Tuesday, April 04, 2006

My First Century: Cactus Hugger (S. Utah)

The plan was to ride the annual Cactus Hugger Century ride on April 1st in Southern Utah with my 61-year-old father. He has ridden several centuries including the 200 mile LOTOJA classic a couple of years ago but hasn't done much cycling in the last six months. I've been riding a lot in the last several months but I'm new to the sport. Since it was my kids' spring break last week, we arrived in Utah a full week early so we could spend time with family and friends. I was glad we arrived when we did because it gave me a chance to put in a full week of low-to-medium intensity rides at 4500 to 6500 feet to get used to the altitude and low humidity.

The night before the ride, my dad and I loaded everything into the SUV and went over the pre-race checklist. Shoes--check. Gloves--check. What to wear, that's a tough one, probably need layers--check. Sesame crunch candy--hmmm, must have eaten it all on the plane out to Utah.

We drove over to the start/lunch/finish area and met up with a couple of friends. We rode the first 11 miles or so with them in a decent paceline but got separated when they stopped at the first rest stop. I thought for sure they would catch us coming up "The Wall" (I don't know the name of the hill but it's pretty steep) so we kept riding. In retrospect I should have stopped as well because I needed to go potty before we got to the 2nd stop at mile 31.

The first 35 miles of the ride goes from St. George to Cayenta, then winds up to Gunlock, and finally climbs up to the top of Veyo hill. According to my Garmin, there a difference in elevation of nearly 2000 feet from the valley floor to the top of Veyo hill with lots of up-and-down rollers in between. From Veyo, it's mostly downhill through Snow Canyon with one steep (but fairly short) climb right before you arrive back at the start where lunch is served. Since Dad hadn't ridden much since his knee surgery six months ago, my Mom made me promise that I wouldn't let him try to go the whole way. So we stayed together until lunch after which I went solo and he picked up my family in the car and looked for me on the course. That way my kids got to see me riding along which was cool.

The rest stop at mile 31 was the highlight of the ride, IMO. There was a feeling of euphoria knowing you'd just finished climbing a tough hill and had lots of downhill in front of you. And there were fresh baked goods, including the best cherry turnovers I had ever tasted. Milk would have been nice but I know that the hard core nutritionists will all jump in to tell me how bad it is to drink milk during a hard ride. Whatever. I ate three turnovers but should probably have taken three or four more with me. Had I known the other stops would not have similarly delicious goods I would have done just that. My only other gripe was that they didn't have ice cold soda for lunch or at any of the stops.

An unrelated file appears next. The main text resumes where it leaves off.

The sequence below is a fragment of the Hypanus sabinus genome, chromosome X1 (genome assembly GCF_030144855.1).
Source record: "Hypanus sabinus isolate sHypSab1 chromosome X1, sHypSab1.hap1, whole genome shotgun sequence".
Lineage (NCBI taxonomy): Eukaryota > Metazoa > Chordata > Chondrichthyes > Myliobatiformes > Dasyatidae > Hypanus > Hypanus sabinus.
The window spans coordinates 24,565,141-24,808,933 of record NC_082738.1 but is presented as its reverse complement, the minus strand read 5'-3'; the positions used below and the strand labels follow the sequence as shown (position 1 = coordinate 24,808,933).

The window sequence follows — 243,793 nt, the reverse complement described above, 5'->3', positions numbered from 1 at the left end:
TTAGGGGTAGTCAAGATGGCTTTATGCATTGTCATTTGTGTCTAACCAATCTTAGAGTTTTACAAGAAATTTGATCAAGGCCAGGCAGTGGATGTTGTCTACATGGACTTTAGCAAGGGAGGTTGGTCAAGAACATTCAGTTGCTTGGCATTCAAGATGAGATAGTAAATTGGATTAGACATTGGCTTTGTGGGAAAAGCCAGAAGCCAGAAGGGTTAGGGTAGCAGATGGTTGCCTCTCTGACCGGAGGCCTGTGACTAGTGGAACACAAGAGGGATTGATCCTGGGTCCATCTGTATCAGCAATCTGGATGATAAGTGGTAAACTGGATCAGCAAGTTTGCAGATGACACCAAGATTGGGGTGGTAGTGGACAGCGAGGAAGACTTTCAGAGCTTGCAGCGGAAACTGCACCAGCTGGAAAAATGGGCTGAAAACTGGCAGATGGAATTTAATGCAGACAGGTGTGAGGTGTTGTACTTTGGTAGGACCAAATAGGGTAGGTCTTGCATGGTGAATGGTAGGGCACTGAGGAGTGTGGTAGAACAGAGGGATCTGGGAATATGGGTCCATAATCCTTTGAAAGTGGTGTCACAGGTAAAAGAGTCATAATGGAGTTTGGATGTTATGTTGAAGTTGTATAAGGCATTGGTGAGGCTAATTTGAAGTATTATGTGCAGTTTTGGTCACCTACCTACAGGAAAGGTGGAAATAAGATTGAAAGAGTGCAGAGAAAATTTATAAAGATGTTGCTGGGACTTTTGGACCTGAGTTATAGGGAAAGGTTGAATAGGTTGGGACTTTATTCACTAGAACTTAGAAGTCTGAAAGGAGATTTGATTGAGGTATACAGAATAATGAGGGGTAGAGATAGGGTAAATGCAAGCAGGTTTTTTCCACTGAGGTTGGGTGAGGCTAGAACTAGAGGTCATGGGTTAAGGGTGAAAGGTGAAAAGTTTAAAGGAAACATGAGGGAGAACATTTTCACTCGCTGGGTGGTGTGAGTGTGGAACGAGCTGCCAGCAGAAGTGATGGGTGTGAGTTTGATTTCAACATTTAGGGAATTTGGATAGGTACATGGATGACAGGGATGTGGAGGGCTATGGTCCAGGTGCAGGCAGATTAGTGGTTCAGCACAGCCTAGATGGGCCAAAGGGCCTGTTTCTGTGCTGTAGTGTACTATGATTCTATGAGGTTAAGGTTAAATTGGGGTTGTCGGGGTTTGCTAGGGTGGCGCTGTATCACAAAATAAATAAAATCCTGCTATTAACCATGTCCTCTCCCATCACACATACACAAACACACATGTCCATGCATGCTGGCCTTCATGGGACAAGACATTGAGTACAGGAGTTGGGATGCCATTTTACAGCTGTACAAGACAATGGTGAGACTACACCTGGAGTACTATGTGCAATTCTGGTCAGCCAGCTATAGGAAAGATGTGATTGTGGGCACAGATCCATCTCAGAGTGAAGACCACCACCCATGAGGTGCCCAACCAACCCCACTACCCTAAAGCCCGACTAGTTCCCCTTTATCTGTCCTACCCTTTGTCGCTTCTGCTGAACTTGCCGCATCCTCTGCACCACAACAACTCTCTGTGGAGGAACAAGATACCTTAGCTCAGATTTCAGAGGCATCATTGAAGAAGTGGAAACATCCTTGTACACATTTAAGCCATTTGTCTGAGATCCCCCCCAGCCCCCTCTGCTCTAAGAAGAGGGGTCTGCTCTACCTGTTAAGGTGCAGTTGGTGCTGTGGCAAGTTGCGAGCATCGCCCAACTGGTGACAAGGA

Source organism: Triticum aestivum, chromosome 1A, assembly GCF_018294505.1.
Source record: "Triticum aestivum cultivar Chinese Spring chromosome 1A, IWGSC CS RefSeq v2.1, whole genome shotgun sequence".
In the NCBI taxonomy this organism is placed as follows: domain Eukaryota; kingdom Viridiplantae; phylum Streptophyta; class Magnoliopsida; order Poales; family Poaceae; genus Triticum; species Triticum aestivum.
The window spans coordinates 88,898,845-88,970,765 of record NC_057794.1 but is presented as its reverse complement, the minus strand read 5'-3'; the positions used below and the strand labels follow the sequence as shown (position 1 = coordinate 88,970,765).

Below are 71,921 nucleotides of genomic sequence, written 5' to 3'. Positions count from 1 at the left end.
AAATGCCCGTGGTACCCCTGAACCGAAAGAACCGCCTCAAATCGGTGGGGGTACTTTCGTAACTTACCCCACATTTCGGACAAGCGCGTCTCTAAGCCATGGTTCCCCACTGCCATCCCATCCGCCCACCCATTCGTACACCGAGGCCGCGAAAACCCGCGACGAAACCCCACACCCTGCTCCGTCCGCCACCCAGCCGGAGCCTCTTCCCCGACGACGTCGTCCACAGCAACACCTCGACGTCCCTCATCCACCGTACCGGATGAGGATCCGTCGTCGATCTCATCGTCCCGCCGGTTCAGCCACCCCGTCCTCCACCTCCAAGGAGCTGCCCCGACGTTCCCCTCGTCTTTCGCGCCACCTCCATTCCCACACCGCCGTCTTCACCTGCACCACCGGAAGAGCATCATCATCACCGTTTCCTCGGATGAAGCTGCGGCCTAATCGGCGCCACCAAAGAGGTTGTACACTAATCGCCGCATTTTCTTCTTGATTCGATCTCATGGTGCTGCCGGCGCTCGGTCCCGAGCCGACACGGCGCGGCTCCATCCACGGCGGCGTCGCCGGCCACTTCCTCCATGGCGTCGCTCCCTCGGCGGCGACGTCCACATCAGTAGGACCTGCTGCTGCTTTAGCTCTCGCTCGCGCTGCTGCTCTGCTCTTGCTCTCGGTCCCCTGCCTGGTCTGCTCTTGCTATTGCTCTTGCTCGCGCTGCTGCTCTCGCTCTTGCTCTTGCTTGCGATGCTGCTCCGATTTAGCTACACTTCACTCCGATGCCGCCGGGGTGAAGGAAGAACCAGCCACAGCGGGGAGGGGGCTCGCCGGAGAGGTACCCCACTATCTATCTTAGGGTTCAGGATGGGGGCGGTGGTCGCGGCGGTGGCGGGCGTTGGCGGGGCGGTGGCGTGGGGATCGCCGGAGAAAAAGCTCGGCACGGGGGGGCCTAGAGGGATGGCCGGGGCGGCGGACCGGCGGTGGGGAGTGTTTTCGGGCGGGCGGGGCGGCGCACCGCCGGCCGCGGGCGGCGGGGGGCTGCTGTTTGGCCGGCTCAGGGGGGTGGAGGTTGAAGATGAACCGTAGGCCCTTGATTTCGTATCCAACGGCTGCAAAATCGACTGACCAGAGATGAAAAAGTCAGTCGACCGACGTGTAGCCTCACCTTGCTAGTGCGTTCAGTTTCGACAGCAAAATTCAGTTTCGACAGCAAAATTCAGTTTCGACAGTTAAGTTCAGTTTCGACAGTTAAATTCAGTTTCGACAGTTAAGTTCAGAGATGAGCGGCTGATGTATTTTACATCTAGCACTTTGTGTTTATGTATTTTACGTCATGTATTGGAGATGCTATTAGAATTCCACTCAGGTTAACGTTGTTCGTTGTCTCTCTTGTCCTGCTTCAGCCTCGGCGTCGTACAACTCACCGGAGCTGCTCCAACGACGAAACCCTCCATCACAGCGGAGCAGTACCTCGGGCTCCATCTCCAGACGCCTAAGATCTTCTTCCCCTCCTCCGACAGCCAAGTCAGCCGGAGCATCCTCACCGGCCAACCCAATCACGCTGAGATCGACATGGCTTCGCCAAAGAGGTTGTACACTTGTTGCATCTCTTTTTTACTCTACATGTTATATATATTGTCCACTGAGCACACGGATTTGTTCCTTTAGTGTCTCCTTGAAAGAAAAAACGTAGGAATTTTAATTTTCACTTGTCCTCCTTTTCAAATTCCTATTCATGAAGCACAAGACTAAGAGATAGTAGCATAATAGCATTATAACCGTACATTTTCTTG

The weather was weird. It was really cold during some parts of the ride and warm enough for short sleeves during other times. By lunch time it had settled into a breezy 55-60 degrees or so, nice riding weather except for the wind.

I was expecting the 2nd half of the ride to be easier than the first but it wasn't, for four reasons: (1) I rode the whole way by myself, (2) there were a lot more rolling hills than I had expected including a fairly steep climb from miles 80-82 and a three mile climb from miles 92-94, (3) really crappy roads for what seemed like about 20 miles, and (4) the descent into St. George was made difficult by a very stiff headwind.

My dad held his own on the flats and downhill sections but his weight (he's carrying an extra 20 pounds more than normal due to inactivity while recovering from surgery) took its toll on the hills. Still, we averaged a respectable 15mph and had a very enjoyable time. I averaged about 19.5 mph from miles 53-87 but it took me a full hour to cover the last 15 mile leg into St. George. I'm sure fatigue was a factor but the wind was crazy. There were several downhill sections where I had to keep pedaling just to hit 16mph. Wild.

I thought the course was really well done: 104 miles of rolling hills with a few fairly good climbs, plenty of rest stops, several SAG wagons for people who had mechanical problems, a well marked course (if somewhat complicated as it wound through subdivisions on the way back into town), and we didn't get rained on this year. I would have liked to spend more time in a paceline, but that was no big deal.

In all, it was a great first century ride--hopefully the first of many. But for the next month I'll turn my focus to improving my speed and aero position as I prepare for my first 20km TT.

On a side note, I rode all three of my dad's road bikes this week: the Giant OCR 1 which has been relegated to "extra" status, his Marin San Marino w/ Campy Chorus (which I rode twice on his trainer only after promising not to adjust anything), and the $999 Costco Fezzari w/ Shimano 105 that he keeps in his St. George vacation home. I did two hill interval sessions, two rides on the trainer, and two easy rides in St. George to make sure the Fezzari was adjusted to my size. All three bikes were certainly good enough for someone of my limited skill level.


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